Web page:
24. 24. 24 OCT/NOV 2013 | THE JOB MAGAZINE Our charity partner helps victims pick up the pieces after a crime and plays an important part in our drive to offer better care VICTIMSUPPORT HELPSYOUGIVEA BETTERSERVICE Victim Support provides vital, practical help to victims and witnesses of crime and has close links to the Met. With a history stretching back nearly 40 years, it is the world’s oldest organisation dedicated to this type of work. The help offered by Victim Support can take many forms, such as giving practical advice to a burglary victim on how to secure their home, or standing alongside an assault victim as they fight for compensation. “Our volunteers are trained to provide expert emotional support to those affected by crimes of all types, including families bereaved by murder or manslaughter,” says Jeff Gardner (pictured below), who retired as a Met Police Officer in 1997 and is now the Director responsible for Victim Support in London. “It is vital, rewarding work and is something we wouldn’t be able to carry out as effectively without strong ties to the Met.” When a crime is reported to police, the victim is referred to Victim Support for an initial assessment of their needs. Once the charity’s victim care officer – who is based at our Victim Care Unit at the Elephant and Castle – has decided what type of help is required by completing a tailored needs can require more dialogue is sexual assault – victims often need a lot of emotional support, as well as encouragement to persuade them to give evidence. Ursula Rabbitte is a volunteer who specialises in helping the victims of serious sexual crime and the families of murder victims. “I recall one woman who had been raped when she was much younger, but the case only came to court ten years later,” she says. “We got her to court through pure collaboration. I attended the police station with her and was present when officers came to talk to her at the house. To me, Victim Support just does what any good police officer would like to be able to do if they had the time.” Jeff Gardner says: “The cooperation of our services and the Met’s helps the public engage more successfully with the criminal justice process.” assessment, they will then pass it on to a volunteer in the appropriate borough. Inevitably, the level of work with police officers varies from case to case, usually according to the type of crime the victim has been party to. One criminal activity that To me, Victim Support just does what any good police officer would like to be able to do if they had more time... Shutterstock 22-24 Victims V3 The Job68.indd 24 19/09/2013 20:22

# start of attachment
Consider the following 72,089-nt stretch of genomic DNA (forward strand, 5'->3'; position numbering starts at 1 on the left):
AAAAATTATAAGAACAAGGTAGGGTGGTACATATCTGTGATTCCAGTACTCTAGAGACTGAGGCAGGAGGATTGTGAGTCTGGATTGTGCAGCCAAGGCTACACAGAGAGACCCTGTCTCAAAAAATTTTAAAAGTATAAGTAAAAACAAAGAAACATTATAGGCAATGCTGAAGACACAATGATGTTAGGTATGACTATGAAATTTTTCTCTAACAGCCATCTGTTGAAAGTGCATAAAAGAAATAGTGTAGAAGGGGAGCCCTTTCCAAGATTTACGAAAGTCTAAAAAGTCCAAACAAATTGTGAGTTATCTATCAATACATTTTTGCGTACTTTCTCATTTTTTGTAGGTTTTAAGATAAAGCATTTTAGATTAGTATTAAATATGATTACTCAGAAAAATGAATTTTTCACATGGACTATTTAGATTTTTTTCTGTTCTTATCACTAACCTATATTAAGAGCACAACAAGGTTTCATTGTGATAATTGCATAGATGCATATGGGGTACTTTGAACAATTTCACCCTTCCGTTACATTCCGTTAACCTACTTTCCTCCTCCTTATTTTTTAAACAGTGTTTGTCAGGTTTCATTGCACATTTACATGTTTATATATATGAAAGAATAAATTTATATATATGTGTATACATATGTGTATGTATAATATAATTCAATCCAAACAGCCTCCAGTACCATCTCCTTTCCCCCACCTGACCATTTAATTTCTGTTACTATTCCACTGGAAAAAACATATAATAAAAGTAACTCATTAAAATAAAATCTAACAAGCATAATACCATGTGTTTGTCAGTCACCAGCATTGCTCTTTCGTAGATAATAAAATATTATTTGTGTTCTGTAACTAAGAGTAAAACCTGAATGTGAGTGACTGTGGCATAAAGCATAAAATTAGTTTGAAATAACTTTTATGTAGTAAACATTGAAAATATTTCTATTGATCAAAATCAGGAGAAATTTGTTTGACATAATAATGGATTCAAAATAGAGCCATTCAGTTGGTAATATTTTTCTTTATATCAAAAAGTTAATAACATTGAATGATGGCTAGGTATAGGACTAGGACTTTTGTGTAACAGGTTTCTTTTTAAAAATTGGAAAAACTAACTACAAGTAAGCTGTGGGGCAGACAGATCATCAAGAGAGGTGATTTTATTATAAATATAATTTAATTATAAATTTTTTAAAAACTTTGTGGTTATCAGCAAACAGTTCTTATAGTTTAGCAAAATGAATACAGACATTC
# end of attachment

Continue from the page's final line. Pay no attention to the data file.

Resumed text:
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  26. 26. 26 OCT/NOV 2013 | THE JOB MAGAZINE PERSONALITIES, TEAMS AND CHALLENGES GAELS JUST WANNA HAVE FUNThe Met’s Gaelic football team play at the sport’s spiritual home In its tenth year, the Met’s Gaelic football team – the Hendon Gaels – have made history. The players recently travelled to Dublin to compete at Croke Park – official home to all Gaelic sports – two years after an 80-year ban on members of the British security services playing the sport was lifted. “As a fan of the sport, playing at Croke Park is like playing at Wembley Stadium for fans of English football, or at the Millennium Stadium for Welsh rugby fans,” says Michael Byrne, Hendon Gaels member. In 1920, during the Irish War of Independence, Croke Park was the scene of the Bloody Sunday massacre by the Royal Irish Constabulary, supported by the British Auxiliary Division. Police entered the stadium during a Gaelic football match and shot into the crowd, killing 13 spectators and a team captain. The Gaelic Athletic Association (GAA) then issued Rule 21, which prohibited anyone from the British security services from playing Gaelic football. The rule wasn’t repealed until 2001. Gaelic football is the biggest national sport played in Ireland, and with a good number of Irish and Northern Irish people working for the Met, it didn’t take long for a team to form. The Hendon Gaels started life ten years ago and have gone from strength to strength. The team joined the London GAA and have played in Dublin and Belfast, Garda College in County Tipperary, and even New York. However, this year was the first time they have played in Croke Park, which has a capacity of 82,000 people, as part of the fifth Bi-Annual International Tournament with Ireland’s An Garda Siochana, the Police Service of Northern Ireland, the New York Police Department and the Hendon Gaels. Gaelic football is a fast-paced sport that is a mixture of football and rugby. It’s a 15-a-side game in which players can pass the ball by kicking or palming it. The goalposts are the same as rugby goals, but there's also a crossbar at the same height as it is in football. Players score by either kicking the ball into the other team’s goal – worth three points – or kicking or palming the ball through the upright posts, which is worth one point. So if you fancy the chance to take on a sport that has the best of rugby and football, and offers the chance to play at various venues, then Hendon Gaels are for you. Inset: the Gaels at an earlier competition in New York 26-29 Met People V2 The Job68.indd 26 17/09/2013 08:55